We compute the average annual growth of program expenses using the following formula: [(Yn/Y0)(1/n)]-1, where Y0 is a charity's program expenses in the first year of the interval analyzed, Yn is the charity's program expenses in the most recent year, and n is the interval of years passed between Y0 and Yn.


Source: IRS Form 990

Governance


Charity Navigator looks to confirm on the Form 990 that the organization has these governance practices in place.


Sources Include: IRS Form 990

Governance:
Independent Voting Board Members  ... (More)
No Material Diversion of Assets ... (More)

A diversion of assets – any unauthorized conversion or use of the organization's assets other than for the organization's authorized purposes, including but not limited to embezzlement or theft – can seriously call into question a charity's financial integrity. We check the charity's last two Forms 990 to see if the charity has reported any diversion of assets. If the charity does report a diversion, then we check to see if it complied with the Form 990 instructions by describing what happened and its corrective action. This metric will be assigned to one of the following categories:

  • Full Credit: There has been no diversion of assets within the last two years.

  • Partial Credit: There has been a diversion of assets within the last two years and the charity has used Schedule O on the Form 990 to explain: the nature of the diversion, the amount of money or property involved and the corrective action taken to address the matter. In this situation, we deduct 7 points from the charity's Accountability and Transparency score.
  • No Credit: There has been a diversion of assets within the last two years and the charity's explanation on Schedule O is either non-existent or not sufficient. In this case, we deduct 15 points from the charity's Accountability and Transparency score.
(Less)
Audited Financials Prepared by Independent Accountant ... (More)

Audited financial statements provide important information about financial accountability and accuracy. They should be prepared by an independent accountant with oversight from an audit committee. (It is not necessary that the audit committee be a separate committee. Often at smaller charities, it falls within the responsibilities of the finance committee or the executive committee.) The committee provides an important oversight layer between the management of the organization, which is responsible for the financial information reported, and the independent accountant, who reviews the financials and issues an opinion based on its findings. We check the charity's Form 990 reporting to see if it meets this criteria.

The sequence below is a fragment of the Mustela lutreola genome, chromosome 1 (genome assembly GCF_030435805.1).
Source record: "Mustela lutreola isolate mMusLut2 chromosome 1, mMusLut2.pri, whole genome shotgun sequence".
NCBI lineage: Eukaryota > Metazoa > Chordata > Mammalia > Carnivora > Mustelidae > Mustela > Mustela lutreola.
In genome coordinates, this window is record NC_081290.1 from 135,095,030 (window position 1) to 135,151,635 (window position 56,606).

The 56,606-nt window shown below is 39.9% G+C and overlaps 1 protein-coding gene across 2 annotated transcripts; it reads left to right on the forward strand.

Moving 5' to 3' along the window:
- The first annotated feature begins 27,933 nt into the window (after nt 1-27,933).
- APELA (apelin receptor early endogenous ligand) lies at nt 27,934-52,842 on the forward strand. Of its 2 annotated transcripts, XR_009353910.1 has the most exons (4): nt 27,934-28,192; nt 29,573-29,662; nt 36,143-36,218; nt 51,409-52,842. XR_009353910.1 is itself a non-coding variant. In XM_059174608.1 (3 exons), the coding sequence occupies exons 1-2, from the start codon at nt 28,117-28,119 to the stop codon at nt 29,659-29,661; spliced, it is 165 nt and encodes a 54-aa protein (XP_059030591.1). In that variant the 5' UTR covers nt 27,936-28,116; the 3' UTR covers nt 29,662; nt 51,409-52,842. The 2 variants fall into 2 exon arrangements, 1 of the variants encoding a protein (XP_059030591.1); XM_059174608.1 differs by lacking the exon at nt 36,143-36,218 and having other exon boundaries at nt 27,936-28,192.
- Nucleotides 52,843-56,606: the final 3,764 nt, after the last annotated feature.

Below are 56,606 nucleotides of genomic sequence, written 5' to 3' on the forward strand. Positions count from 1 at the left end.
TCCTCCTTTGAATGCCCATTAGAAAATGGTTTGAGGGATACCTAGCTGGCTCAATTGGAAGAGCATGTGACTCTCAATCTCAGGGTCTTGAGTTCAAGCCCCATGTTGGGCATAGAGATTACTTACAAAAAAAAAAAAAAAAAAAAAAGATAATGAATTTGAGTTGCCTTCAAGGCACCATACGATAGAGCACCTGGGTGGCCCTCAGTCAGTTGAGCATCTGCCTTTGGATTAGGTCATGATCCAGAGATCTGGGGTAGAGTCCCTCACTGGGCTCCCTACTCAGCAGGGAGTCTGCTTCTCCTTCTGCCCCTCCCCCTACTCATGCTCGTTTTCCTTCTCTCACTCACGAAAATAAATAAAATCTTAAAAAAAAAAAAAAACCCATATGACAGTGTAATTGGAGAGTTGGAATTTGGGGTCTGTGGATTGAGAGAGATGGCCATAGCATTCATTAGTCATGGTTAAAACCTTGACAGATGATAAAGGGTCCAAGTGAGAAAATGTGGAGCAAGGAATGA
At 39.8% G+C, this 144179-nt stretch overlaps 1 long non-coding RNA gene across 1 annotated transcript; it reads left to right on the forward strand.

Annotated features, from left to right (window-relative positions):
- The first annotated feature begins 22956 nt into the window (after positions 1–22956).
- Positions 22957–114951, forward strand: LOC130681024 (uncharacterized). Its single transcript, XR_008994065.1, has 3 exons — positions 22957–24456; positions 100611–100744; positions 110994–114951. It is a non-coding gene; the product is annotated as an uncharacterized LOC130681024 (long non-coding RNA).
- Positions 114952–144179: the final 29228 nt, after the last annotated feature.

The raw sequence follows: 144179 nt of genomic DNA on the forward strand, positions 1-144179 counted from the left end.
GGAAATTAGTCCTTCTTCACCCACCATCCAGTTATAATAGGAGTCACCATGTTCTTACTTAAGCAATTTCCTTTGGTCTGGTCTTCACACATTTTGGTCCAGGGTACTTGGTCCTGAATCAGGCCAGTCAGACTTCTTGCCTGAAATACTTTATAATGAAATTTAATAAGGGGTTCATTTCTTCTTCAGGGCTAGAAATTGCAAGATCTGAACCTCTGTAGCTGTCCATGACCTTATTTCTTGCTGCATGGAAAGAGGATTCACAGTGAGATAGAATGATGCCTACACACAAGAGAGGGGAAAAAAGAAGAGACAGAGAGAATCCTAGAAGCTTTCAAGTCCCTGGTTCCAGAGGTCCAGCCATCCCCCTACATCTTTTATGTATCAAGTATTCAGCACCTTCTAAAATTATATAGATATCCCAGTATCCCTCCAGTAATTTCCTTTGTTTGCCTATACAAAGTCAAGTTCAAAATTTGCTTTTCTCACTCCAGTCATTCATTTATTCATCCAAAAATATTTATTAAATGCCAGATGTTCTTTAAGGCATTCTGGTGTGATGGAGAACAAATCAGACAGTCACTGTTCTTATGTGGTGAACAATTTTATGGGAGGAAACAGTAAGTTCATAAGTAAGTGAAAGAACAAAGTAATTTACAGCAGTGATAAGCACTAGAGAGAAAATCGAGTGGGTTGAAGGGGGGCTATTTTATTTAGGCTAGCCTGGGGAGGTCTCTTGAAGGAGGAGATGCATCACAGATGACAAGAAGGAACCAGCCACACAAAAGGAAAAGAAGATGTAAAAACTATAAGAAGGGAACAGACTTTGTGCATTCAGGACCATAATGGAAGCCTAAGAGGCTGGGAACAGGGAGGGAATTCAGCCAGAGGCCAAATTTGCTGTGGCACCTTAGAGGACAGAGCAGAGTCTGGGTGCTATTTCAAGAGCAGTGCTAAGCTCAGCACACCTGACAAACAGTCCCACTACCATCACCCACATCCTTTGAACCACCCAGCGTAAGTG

• Full Credit: The charity's audited financials were prepared by an independent accountant with an audit oversight committee.

  • Partial Credit: The charity's audited financials were prepared by an independent accountant, but it did not have an audit oversight committee. In this case, we deduct 7 points from the charity's Accountability and Transparency score.
  • No Credit: The charity did not have its audited financials prepared by an independent accountant. In this case, we deduct 15 points from the charity's Accountability and Transparency score.
(Less)
Does Not Provide Loan(s) to or Receive Loan(s) From Related Parties ... (More)
Documents Board Meeting Minutes ... (More)
Distributes 990 to Board Before Filing ... (More)
Compensates Board ... (More)

Policies


Charity Navigator looks to confirm on the Form 990, or for some metrics on the charity's website, that the organization has these policies in place.


Sources Include: IRS Form 990 and organization's website

Policies:
Conflict of Interest  ... (More)
Whistleblower ... (More)
Records Retention and Destruction ... (More)
CEO Compensation Process ... (More)
Donor Privacy ... (More)

Donors have expressed extreme concern about the use of their personal information by charities and the desire to have this information kept confidential. The exchanging and sale of lists for telemarketing and the mass distribution of "junk mail," among other things, can be minimized if the charity assures the privacy of its donors. Privacy policies are assigned to one of the following categories:

  • Yes: This charity has a written donor privacy policy published on its website, which states unambiguously that (1) it will not share or sell a donor's personal information with anyone else, nor send donor mailings on behalf of other organizations or (2) it will only share or sell personal information once the donor has given the charity specific permission to do so.